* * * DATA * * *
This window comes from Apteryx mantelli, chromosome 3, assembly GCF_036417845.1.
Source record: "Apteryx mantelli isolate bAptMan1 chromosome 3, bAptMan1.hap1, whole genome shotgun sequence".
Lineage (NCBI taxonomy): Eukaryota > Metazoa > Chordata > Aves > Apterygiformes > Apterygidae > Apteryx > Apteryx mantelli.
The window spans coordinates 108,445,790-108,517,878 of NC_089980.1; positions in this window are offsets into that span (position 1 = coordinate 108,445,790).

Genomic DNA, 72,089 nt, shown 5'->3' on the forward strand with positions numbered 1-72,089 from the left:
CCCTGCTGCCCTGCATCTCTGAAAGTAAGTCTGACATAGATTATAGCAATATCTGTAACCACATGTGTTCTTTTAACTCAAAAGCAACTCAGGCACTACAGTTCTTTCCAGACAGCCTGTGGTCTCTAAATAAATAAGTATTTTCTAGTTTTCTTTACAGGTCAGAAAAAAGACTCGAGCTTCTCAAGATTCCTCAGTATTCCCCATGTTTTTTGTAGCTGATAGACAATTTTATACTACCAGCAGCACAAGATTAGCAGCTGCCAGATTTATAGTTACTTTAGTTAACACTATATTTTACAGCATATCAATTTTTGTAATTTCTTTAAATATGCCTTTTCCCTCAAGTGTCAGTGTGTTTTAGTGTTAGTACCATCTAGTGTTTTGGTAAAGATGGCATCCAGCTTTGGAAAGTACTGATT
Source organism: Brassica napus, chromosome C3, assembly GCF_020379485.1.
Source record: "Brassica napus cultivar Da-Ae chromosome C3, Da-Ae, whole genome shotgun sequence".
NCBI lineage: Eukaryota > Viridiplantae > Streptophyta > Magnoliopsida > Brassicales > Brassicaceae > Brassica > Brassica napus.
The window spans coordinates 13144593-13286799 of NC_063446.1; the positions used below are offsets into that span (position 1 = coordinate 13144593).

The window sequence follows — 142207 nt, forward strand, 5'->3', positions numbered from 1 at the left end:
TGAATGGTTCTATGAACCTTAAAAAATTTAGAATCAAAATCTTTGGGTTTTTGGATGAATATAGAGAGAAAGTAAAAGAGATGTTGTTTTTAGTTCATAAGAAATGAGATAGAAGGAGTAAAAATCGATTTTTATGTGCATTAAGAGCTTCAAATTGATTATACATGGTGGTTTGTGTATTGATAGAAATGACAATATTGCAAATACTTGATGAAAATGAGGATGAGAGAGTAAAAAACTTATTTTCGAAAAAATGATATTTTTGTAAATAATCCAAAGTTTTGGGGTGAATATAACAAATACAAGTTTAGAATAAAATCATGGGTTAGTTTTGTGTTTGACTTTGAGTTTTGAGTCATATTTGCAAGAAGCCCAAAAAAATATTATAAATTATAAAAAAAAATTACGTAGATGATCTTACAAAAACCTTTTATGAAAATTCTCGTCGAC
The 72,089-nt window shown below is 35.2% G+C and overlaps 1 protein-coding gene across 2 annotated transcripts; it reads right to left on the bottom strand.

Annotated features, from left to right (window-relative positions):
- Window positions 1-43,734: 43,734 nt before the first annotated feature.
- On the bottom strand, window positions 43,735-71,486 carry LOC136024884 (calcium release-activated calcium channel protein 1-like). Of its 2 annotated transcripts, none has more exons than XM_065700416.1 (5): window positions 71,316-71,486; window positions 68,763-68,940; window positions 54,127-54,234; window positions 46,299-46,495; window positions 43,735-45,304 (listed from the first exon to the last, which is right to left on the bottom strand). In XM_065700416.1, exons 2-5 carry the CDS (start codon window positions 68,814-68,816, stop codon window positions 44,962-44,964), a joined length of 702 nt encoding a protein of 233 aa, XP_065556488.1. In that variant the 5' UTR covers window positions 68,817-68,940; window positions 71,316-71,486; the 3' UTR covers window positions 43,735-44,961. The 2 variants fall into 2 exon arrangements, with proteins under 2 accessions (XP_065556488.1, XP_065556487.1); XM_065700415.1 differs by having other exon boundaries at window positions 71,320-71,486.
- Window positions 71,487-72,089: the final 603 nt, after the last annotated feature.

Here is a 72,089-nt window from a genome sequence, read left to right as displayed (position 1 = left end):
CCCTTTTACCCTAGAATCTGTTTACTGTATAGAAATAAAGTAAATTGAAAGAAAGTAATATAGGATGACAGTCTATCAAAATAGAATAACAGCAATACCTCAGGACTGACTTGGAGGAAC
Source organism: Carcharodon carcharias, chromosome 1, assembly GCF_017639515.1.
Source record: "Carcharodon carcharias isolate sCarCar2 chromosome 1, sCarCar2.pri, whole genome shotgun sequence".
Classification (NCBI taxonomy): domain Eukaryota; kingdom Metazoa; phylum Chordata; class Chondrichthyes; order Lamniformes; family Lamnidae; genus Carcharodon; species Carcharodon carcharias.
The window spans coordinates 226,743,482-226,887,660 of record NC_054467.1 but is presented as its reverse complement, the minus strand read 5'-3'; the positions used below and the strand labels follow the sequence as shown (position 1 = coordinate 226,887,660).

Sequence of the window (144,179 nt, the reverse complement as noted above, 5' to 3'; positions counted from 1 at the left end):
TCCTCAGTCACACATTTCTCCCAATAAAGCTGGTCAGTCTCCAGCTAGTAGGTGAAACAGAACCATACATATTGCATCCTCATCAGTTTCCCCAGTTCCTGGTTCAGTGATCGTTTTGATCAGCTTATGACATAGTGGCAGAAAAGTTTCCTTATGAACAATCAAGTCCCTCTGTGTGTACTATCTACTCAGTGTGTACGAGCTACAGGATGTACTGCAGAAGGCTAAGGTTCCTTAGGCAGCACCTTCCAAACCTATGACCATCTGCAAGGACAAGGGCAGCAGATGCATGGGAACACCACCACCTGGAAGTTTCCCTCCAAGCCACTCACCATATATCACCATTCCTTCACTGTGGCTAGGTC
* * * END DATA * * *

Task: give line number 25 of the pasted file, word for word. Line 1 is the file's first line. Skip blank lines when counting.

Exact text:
TCCTCAGTCACACATTTCTCCCAATAAAGCTGGTCAGTCTCCAGCTAGTAGGTGAAACAGAACCATACATATTGCATCCTCATCAGTTTCCCCAGTTCCTGGTTCAGTGATCGTTTTGATCAGCTTATGACATAGTGGCAGAAAAGTTTCCTTATGAACAATCAAGTCCCTCTGTGTGTACTATCTACTCAGTGTGTACGAGCTACAGGATGTACTGCAGAAGGCTAAGGTTCCTTAGGCAGCACCTTCCAAACCTATGACCATCTGCAAGGACAAGGGCAGCAGATGCATGGGAACACCACCACCTGGAAGTTTCCCTCCAAGCCACTCACCATATATCACCATTCCTTCACTGTGGCTAGGTC